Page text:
FIG. 5 also illustrates a further optional feature to enhance control of the rotation of rotary joint 250 in response to torque developed during back swing and return swing of the golf club. This feature is also operable to adjust the lie of the golf club when addressed to the ball. With further reference to FIG. 5, stationary portion 270 also optionally includes an adjustable rotation damper mechanism 275. Rotation damper mechanism 275 is advantageously another ball plunger spring mechanism of the type described above with respect to items 271 and 272, except that in the case of rotation damper mechanism 275 the ball bearing operates continuously against the rotating portion 260 of the rotary joint 250. When tightened, rotation damper mechanism 275 thus frictionally restrains rotation of the rotating portion 260. Tightening and loosening of the rotation damper mechanism 275 also effects incremental rotation of the rotary joint 250, which can be seen from FIG. 1 to translate into adjustment of the lie of the club GC at the rest position.

FIG. 5 also illustrates a multi-faced lug 276 engaged into stationary portion 270. Referring back to the description above accompanying FIG. 1, it will be appreciated that multi-faced lug is of the type well known in the art that facilitates a suitable connection between wrist terminal device 200 and extension pylon 110 via lower tube adaptor 125L.

As noted above, it will be appreciated that many other types of well known springs may also be used in enabling spring action in rotary joint 250 against which deflection of rotating portion 260 may operate. FIGS. 6A and 6B illustrate an embodiment in which exemplary use of leaf spring 281 is made. In the embodiment of FIGS. 6A and 6B, only one leaf spring 281 is provided, positioned to become engaged when the amputee reaches the top of the back swing and commences a return swing. FIG. 6A illustrates rotary joint 250 in a deflected state. Leaf spring 281 is encouraging rotating portion 260 to return to a rest position. As previously described above with reference to FIG. 5, optional rotation damper mechanism 275 is shown on FIG. 6A and is operable to frictionally regulate rotation of the rotating portion 260.

FIG. 6B shows the embodiment of FIG. 6A at a rest position. Multi-faced lug 276 is also illustrated on FIGS. 6A and 6B.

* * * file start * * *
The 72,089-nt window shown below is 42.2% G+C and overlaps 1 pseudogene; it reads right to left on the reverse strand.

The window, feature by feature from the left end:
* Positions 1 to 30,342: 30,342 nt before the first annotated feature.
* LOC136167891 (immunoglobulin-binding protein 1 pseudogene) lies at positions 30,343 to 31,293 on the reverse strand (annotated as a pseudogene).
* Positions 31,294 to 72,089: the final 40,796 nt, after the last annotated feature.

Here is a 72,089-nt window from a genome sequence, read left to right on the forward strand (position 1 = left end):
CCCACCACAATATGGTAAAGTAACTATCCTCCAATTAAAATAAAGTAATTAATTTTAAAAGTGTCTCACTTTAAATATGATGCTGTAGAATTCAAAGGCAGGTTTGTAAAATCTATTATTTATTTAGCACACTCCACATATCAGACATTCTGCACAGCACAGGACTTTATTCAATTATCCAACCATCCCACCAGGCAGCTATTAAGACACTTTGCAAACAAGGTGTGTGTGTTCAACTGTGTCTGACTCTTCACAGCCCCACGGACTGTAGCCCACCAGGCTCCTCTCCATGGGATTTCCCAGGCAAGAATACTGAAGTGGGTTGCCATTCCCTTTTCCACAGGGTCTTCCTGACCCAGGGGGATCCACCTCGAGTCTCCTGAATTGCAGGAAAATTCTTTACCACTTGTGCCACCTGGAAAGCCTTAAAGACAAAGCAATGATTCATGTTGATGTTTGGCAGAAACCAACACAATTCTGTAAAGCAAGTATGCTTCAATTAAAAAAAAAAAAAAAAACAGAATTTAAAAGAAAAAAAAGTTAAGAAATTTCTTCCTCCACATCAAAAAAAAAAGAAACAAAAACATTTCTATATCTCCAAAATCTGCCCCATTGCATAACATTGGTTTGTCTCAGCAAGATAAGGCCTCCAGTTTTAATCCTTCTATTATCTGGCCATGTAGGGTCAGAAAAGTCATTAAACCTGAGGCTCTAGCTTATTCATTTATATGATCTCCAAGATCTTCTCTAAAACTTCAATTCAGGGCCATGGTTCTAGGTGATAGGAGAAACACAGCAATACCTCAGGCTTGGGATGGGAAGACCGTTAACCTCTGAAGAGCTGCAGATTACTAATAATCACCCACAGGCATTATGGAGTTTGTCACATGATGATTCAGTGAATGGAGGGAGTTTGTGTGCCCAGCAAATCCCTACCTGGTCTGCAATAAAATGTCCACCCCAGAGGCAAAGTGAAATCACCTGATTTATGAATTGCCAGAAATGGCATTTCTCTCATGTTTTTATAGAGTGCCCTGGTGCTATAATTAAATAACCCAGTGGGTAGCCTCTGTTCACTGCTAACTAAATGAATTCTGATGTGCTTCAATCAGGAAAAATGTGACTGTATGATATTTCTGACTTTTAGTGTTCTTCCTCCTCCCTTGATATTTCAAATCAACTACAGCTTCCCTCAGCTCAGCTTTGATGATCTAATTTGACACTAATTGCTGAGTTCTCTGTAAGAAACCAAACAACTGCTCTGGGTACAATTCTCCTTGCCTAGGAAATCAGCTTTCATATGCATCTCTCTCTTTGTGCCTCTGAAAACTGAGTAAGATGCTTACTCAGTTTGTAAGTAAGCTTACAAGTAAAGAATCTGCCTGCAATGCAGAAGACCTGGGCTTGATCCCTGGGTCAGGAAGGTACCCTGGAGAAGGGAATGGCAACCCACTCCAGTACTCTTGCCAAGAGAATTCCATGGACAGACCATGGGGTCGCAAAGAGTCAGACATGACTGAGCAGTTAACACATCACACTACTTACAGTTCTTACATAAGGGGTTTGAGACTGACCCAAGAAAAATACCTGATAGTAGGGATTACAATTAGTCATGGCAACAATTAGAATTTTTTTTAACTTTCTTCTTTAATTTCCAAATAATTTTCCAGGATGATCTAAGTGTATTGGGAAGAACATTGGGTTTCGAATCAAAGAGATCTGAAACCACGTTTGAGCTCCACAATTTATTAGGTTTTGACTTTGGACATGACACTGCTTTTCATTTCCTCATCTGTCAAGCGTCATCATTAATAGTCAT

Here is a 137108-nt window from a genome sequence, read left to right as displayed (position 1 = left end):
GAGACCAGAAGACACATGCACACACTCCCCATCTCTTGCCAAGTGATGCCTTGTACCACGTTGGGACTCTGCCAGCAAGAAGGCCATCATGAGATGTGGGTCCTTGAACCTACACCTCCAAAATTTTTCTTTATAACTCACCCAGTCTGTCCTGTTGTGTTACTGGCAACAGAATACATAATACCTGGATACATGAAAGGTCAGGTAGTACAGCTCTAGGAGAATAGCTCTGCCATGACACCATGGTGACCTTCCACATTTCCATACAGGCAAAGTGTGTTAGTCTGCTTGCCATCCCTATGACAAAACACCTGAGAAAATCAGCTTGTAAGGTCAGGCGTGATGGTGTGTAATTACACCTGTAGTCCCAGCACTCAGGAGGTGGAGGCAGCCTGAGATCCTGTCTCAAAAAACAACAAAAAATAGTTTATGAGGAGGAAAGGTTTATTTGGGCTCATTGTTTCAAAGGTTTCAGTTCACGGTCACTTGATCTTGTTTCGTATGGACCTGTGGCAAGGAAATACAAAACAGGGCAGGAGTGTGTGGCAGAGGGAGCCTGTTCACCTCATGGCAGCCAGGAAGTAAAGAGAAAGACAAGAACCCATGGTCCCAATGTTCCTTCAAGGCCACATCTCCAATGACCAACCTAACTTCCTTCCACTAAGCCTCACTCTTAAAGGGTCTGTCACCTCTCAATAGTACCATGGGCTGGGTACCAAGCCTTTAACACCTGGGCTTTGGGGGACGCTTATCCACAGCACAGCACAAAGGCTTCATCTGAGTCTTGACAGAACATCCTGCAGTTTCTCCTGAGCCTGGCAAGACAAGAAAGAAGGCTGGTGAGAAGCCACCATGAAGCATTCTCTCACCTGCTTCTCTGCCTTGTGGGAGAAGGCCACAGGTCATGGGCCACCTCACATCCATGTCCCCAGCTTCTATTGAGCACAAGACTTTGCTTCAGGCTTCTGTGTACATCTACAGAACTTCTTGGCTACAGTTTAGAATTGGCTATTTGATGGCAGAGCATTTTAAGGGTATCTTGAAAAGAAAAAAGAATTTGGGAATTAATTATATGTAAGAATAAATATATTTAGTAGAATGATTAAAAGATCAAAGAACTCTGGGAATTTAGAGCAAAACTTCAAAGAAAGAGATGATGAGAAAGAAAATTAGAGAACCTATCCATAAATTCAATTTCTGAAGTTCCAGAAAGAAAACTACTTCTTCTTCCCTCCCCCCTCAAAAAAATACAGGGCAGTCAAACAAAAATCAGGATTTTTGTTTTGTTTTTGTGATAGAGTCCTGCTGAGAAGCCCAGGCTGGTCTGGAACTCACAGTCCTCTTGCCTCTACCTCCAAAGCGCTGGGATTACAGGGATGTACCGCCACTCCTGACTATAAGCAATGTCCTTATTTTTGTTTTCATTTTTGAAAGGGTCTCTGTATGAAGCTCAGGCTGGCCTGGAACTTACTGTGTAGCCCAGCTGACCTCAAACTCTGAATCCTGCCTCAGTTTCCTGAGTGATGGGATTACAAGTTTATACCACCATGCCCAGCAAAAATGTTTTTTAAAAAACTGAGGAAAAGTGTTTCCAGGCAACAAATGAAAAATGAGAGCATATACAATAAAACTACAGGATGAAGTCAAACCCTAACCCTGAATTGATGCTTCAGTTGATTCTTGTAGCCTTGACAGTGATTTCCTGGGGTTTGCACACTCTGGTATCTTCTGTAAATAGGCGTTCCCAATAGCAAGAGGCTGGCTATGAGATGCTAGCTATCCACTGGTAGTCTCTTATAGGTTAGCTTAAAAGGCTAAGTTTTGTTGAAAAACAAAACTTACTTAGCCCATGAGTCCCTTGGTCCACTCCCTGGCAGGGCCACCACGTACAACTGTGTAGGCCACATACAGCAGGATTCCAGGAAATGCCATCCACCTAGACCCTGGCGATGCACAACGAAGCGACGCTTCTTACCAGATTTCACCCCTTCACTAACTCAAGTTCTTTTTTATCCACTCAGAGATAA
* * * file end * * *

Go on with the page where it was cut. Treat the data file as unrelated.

It will be appreciated that yet other spring mechanisms are available to encourage rotation of rotary joint 250 to a rest position. The inventive prosthesis is not limited to any particular one, or combination of any particular ones. Such additional spring mechanisms may include, for example, a pneumatic spring, a hydraulic spring, and a resilient solid material spring. Moreover, in another series of embodiments of the invention (such as is discussed above, for example, with respect to FIG. 3), no spring action is provided. Instead, deflection of rotating portion 260 is regulated by rotation damper mechanism 275, if provided, and/or the tempo of the amputee's swing.

FIGS. 8, 9, and 10 illustrate operation of the inventive prosthesis during use. Starting with FIG. 8, the amputee is addressing the ball at the rest position. The inset on FIG. 8 illustrates exemplary use of a leaf spring action in rotary joint 250 as described above with respect to FIGS. 6A and 6B. The inset on FIG. 8 shows that rotary joint 250 is at a rest position.

FIG. 9 illustrates take away. It will be seen how the slidable engagement of pylon sleeve 115 on extension pylon 110 assists the amputee in keeping shoulders, back and legs in proper alignment during the amputee's turn for take away.

FIG. 10 illustrates the top of the back swing immediately after the amputee has commenced the return swing. As in FIG. 8, the inset on FIG. 10 illustrates exemplary use of a leaf spring action in rotary joint 250 as described above with respect to FIGS. 6A and 6B. The inset on FIG. 10 shows that rotary joint 250 is at maximum deflection of the spring action provided by the leaf spring. It will be understood that the torque exerted on rotary joint 250 by the amputee as the return swing is commenced has caused the deflection, emulating cocking of the wrists in a conventional golf swing. Similarly, as the return swing approaches the ball, the leaf spring in rotary joint 250 as shown in FIG. 10 encourages return to the rest position. This action emulates release of the wrists during the return swing in a conventional golf swing.